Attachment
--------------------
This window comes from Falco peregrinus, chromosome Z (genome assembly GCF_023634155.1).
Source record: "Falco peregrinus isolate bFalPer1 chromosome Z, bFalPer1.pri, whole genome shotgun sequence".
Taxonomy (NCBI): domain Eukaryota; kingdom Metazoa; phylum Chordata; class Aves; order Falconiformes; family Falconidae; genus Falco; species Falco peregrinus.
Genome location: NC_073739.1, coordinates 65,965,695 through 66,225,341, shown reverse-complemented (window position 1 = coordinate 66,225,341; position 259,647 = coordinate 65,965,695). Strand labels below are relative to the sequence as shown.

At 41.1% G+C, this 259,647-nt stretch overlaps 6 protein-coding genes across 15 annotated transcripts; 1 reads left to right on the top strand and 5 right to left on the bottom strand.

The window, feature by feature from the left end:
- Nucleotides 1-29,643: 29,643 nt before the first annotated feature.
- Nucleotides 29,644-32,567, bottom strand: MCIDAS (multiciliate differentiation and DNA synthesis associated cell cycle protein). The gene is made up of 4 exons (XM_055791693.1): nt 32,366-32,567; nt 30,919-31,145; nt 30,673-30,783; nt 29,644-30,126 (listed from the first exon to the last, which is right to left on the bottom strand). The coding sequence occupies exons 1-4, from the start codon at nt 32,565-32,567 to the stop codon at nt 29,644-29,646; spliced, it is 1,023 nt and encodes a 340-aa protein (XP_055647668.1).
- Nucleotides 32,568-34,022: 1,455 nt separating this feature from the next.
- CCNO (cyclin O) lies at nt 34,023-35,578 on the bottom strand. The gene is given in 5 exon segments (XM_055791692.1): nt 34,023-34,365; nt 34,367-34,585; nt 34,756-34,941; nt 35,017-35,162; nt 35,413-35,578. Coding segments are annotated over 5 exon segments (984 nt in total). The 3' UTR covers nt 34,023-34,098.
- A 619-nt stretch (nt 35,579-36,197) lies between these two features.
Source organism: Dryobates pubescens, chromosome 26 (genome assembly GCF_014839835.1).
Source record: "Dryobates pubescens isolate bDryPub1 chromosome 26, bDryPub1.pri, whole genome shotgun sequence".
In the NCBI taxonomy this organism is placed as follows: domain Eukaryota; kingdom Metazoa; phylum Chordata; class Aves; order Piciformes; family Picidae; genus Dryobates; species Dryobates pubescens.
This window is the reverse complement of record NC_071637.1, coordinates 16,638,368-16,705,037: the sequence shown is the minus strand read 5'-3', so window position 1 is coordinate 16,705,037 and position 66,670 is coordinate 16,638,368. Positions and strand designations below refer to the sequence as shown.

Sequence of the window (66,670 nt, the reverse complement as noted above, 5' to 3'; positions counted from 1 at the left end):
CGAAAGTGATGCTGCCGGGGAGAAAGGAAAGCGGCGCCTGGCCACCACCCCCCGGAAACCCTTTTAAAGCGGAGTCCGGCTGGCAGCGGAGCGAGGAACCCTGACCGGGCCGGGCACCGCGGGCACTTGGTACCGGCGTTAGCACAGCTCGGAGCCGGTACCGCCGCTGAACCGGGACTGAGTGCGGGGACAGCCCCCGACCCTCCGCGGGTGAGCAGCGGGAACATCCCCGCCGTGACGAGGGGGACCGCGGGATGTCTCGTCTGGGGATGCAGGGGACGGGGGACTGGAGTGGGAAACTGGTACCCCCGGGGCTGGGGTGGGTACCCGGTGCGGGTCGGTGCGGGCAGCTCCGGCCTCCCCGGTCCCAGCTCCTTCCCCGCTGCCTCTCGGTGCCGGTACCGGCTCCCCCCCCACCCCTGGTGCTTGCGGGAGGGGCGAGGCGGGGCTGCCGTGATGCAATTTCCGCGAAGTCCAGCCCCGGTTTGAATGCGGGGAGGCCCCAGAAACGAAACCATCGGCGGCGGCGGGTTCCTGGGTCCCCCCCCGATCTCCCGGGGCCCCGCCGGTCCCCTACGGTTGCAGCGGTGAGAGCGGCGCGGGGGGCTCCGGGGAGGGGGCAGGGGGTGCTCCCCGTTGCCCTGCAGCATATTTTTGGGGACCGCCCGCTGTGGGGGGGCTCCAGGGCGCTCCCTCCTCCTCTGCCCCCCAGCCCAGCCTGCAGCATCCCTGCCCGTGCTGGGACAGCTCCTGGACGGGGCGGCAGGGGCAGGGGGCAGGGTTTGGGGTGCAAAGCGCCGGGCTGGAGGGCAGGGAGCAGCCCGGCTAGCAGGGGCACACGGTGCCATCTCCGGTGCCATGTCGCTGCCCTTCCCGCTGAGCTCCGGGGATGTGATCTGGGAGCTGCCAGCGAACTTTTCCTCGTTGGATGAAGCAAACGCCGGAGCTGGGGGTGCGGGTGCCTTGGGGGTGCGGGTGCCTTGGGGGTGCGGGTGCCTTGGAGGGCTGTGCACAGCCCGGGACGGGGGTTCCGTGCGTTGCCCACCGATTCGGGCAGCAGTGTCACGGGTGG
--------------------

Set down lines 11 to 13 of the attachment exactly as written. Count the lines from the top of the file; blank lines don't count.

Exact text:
- A 619-nt stretch (nt 35,579-36,197) lies between these two features.
Source organism: Dryobates pubescens, chromosome 26 (genome assembly GCF_014839835.1).
Source record: "Dryobates pubescens isolate bDryPub1 chromosome 26, bDryPub1.pri, whole genome shotgun sequence".